That's exactly what has happened with the city of Palo Alto's botched handling of a development proposed by the Palo Alto Housing Corporation (PAHC), and neighbors of the Maybell Avenue project site in Barron Park have every reason to feel the fix is in.
The problem began last November when the council agreed to loan PAHC $3.2 million to acquire the land for the project at 567 Maybell Ave., a street with no sidewalks one block north of Arastradero Road that has been severely impacted by drivers and bicyclists trying to avoid the congestion on Arastradero due to the lane reductions.
The council added another $2.6 million loan in March, even though the project itself had not received approvals from the Planning and Transportation Commission or the City Council and environmental review and public hearings hadn't been completed.
PAHC's laudable mission is to increase the amount of affordable housing in Palo Alto with the goal of maintaining a diverse community. It had the opportunity to buy two large parcels totaling 2.5 acres but needed loans from the city to close the deal, and ultimately will need the city to approve a special planned community (PC) zone in order to build a four-story 60-unit apartment building and 15 single-family homes. The homes would be sold at market rate and the profits from those sales would enable the city to eventually be repaid.
Neighborhood residents, who were caught unaware during the early consideration of the loan request, now have a wide range of legitimate complaints, especially the impact of traffic which they say the city's consultant downplayed, and what they feel is the tone-deaf way the city bureaucracy went about slipping the project into the city's required Housing Element, set to be approved by the City Council Monday night.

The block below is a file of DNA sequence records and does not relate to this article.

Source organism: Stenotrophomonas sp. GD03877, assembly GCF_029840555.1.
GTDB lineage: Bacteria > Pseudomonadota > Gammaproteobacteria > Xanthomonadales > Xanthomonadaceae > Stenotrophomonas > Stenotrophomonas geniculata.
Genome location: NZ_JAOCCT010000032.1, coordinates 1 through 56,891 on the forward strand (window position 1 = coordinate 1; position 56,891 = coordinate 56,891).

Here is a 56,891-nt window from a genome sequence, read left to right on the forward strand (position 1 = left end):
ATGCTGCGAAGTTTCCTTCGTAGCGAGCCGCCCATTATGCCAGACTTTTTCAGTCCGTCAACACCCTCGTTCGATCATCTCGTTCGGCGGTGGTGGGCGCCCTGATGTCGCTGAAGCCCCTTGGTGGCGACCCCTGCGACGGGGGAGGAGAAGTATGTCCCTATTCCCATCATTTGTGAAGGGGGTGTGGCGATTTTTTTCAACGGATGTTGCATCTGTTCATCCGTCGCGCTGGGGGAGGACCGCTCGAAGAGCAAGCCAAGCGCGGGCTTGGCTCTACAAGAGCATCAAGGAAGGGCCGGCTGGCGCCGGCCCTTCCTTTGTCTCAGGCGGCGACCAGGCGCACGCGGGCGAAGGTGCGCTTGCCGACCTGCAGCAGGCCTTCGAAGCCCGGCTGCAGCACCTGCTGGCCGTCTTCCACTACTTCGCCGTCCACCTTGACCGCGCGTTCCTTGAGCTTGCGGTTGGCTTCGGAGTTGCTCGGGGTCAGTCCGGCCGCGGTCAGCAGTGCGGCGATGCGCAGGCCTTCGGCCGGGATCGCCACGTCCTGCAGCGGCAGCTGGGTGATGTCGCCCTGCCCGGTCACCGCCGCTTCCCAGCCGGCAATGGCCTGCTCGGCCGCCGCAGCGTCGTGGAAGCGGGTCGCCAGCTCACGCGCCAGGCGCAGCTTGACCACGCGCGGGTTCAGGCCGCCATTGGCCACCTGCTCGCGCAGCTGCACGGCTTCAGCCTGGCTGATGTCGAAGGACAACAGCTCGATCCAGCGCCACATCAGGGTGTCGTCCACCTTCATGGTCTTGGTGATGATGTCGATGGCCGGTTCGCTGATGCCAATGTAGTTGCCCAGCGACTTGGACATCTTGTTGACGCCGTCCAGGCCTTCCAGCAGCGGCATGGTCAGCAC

If approved, it will be another action supporting the project taken prior to the council holding public hearings and considering the PAHC application for a PC zone. It is not credible, as some council members have stated, that their minds are completely open on whether to approve the project and that prior actions won't have any influence as they consider the development in future weeks.
Maybell-area residents have to feel like the deck is stacked against them, when before the project is even approved, it has received more than $5 million in loans from the City Council and is included in the city's much ballyhooed Housing Element.
At last week's meeting of the council's Regional Housing Mandate Committee the vote was 3-0 (Scharff, Schmid, Berman, with Holman absent) to approve the Housing Element with the yet-to-be approved Maybell housing development included.
When the Association of Bay Area Governments told Palo Alto it must plan and zone for 2,860 new housing units in the current planning period it sent officials scrambling to meet the quota. Planning Director Curtis Williams said last week that including Maybell is an important part of helping the city comply with ABAG. Without it he said, "We'd have to go back to the drawing board ..."
Despite their 3-0 vote to approve including Maybell, members of the Housing Mandate committee tried to reassure residents that their minds were not made up. There is plenty of leeway for the council to reject the Maybell housing and then revise the Housing Element if necessary, they say.
"I have not made up my mind on Maybell and this is not a done deal," Mayor Greg Scharff told the largely hostile audience at the meeting last Thursday, saying he voted to approve it because he said it is required by law but could be revised later.
New development and particularly the development of low-income housing that exceeds the allowable zoning is always going to create controversy in Palo Alto. That means city officials need to bend over backwards to ensure early and transparent engagement with neighbors and a process that progresses in an ethically and legally acceptable fashion.
This hasn't happened with this development proposal, and the City Council now needs to do the right thing and remove the proposed Maybell project from the official housing plan. That gesture won't repair the damage that has been done, but it will at least signal that the council now understands the neighborhood's outrage and accepts responsibility for the poor process.